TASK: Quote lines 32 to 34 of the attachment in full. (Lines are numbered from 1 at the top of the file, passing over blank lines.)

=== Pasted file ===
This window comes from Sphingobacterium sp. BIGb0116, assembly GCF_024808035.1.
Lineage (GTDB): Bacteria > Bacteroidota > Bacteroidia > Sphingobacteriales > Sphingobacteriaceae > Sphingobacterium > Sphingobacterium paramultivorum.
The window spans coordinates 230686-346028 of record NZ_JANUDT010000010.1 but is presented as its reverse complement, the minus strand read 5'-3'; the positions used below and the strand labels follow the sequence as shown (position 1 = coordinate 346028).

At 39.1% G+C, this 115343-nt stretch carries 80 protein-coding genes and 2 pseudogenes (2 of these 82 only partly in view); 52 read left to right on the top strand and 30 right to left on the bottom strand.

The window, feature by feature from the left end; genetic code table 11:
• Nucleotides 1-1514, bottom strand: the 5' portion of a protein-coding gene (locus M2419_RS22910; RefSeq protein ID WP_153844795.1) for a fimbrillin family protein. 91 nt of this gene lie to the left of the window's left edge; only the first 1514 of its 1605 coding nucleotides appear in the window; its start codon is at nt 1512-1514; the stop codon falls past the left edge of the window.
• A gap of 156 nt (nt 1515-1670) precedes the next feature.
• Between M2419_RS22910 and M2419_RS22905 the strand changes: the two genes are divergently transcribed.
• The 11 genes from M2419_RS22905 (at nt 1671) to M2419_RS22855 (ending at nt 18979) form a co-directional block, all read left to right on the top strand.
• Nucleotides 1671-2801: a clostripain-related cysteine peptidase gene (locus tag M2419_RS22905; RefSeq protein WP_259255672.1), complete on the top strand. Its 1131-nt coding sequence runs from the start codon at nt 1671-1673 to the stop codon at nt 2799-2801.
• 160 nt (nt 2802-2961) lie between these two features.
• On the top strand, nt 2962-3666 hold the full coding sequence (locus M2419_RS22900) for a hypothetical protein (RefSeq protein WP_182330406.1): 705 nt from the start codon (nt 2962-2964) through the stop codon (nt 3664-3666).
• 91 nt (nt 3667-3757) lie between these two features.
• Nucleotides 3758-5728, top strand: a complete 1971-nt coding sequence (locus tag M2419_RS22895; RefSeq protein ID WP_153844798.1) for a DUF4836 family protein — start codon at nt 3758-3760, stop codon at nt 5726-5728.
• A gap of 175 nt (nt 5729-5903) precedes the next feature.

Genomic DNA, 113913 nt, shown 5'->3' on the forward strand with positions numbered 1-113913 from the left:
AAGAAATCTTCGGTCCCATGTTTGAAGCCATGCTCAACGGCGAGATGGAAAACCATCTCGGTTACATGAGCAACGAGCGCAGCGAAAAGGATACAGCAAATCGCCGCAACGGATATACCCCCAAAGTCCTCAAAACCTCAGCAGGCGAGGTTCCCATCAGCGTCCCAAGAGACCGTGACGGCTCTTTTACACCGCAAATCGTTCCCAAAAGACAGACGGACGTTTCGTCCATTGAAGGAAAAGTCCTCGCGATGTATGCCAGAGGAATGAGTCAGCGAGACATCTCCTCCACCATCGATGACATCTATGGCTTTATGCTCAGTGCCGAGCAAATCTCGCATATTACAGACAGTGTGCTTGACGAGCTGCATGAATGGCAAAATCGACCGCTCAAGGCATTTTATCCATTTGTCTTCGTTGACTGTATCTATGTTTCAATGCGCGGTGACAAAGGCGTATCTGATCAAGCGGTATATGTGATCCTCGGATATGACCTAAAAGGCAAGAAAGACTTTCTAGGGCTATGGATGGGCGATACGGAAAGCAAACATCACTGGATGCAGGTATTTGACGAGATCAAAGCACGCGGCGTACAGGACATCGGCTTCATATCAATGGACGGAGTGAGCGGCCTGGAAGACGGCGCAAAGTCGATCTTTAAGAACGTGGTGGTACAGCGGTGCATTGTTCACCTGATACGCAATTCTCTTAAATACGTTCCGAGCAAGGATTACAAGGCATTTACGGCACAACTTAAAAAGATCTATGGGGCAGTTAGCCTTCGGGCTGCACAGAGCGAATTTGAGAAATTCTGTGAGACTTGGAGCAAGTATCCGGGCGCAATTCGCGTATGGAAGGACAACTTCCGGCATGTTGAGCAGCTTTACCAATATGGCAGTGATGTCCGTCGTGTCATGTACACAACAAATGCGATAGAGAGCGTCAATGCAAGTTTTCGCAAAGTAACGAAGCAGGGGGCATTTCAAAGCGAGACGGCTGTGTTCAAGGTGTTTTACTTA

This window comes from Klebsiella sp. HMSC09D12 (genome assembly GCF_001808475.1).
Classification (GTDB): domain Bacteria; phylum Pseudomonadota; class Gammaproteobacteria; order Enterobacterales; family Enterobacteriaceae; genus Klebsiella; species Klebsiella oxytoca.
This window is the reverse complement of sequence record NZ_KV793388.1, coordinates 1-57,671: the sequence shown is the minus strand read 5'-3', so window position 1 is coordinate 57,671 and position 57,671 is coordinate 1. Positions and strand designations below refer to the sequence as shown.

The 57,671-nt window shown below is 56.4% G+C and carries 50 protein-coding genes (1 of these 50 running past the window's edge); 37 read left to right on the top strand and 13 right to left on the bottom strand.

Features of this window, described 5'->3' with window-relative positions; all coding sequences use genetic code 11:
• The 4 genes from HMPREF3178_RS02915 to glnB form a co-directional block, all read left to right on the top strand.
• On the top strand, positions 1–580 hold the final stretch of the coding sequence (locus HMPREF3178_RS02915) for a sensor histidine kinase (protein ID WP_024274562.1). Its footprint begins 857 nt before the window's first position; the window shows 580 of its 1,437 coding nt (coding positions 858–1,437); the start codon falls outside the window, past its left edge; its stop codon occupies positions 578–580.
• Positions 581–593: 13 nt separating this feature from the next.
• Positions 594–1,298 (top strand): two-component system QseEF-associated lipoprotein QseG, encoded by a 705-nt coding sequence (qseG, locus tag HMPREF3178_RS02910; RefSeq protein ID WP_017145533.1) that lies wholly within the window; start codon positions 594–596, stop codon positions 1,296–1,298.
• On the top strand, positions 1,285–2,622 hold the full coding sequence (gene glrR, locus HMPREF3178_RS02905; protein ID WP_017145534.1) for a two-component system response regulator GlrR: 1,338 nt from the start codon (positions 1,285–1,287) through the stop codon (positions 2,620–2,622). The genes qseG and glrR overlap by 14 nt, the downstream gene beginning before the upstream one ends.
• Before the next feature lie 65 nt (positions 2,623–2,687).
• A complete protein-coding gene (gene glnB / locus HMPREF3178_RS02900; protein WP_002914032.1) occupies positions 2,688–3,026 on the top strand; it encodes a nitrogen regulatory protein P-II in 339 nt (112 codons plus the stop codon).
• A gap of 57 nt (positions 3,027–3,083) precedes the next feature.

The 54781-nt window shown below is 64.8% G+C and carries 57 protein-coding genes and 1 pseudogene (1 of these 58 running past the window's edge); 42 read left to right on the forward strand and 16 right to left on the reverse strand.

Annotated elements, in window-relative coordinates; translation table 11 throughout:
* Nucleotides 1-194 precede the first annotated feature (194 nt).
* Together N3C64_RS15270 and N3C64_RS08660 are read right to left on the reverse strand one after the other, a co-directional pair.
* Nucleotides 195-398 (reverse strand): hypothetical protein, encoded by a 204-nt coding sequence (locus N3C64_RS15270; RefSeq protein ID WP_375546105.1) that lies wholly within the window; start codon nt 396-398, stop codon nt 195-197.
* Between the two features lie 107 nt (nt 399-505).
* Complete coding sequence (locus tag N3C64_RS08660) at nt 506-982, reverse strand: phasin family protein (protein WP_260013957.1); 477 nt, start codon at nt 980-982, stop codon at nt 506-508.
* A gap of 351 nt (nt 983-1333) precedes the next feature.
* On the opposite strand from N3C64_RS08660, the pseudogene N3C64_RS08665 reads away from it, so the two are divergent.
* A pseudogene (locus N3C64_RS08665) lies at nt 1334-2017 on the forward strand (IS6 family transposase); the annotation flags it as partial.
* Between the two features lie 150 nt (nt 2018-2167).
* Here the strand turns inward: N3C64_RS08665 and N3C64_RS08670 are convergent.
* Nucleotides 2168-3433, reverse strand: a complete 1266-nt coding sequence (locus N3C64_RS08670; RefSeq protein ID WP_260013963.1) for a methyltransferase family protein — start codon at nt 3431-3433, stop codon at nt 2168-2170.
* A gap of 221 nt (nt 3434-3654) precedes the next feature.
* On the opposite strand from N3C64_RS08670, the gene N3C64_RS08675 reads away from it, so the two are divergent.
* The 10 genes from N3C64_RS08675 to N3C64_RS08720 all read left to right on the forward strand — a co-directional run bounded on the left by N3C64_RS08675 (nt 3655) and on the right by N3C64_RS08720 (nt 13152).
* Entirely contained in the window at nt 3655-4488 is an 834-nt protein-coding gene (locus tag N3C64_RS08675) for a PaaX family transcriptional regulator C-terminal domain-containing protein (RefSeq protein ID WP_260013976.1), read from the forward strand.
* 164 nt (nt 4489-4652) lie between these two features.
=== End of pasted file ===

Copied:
Annotated elements, in window-relative coordinates; translation table 11 throughout:
* Nucleotides 1-194 precede the first annotated feature (194 nt).
* Together N3C64_RS15270 and N3C64_RS08660 are read right to left on the reverse strand one after the other, a co-directional pair.